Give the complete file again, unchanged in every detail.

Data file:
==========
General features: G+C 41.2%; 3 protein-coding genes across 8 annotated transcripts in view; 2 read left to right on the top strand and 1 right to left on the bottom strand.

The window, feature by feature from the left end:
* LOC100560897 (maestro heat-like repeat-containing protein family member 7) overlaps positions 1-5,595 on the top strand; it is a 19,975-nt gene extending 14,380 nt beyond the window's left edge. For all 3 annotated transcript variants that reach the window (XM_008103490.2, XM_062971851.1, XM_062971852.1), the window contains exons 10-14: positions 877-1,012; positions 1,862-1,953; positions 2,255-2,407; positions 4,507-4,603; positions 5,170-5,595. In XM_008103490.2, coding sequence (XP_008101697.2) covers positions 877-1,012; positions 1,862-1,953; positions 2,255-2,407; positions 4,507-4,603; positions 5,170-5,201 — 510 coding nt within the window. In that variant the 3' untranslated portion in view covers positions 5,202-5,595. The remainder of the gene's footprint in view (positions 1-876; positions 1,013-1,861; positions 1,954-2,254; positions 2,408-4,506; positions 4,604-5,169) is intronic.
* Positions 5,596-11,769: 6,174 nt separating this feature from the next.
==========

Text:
General features: G+C 41.2%; 3 protein-coding genes across 8 annotated transcripts in view; 2 read left to right on the top strand and 1 right to left on the bottom strand.

The window, feature by feature from the left end:
* LOC100560897 (maestro heat-like repeat-containing protein family member 7) overlaps positions 1-5,595 on the top strand; it is a 19,975-nt gene extending 14,380 nt beyond the window's left edge. For all 3 annotated transcript variants that reach the window (XM_008103490.2, XM_062971851.1, XM_062971852.1), the window contains exons 10-14: positions 877-1,012; positions 1,862-1,953; positions 2,255-2,407; positions 4,507-4,603; positions 5,170-5,595. In XM_008103490.2, coding sequence (XP_008101697.2) covers positions 877-1,012; positions 1,862-1,953; positions 2,255-2,407; positions 4,507-4,603; positions 5,170-5,201 — 510 coding nt within the window. In that variant the 3' untranslated portion in view covers positions 5,202-5,595. The remainder of the gene's footprint in view (positions 1-876; positions 1,013-1,861; positions 1,954-2,254; positions 2,408-4,506; positions 4,604-5,169) is intronic.
* Positions 5,596-11,769: 6,174 nt separating this feature from the next.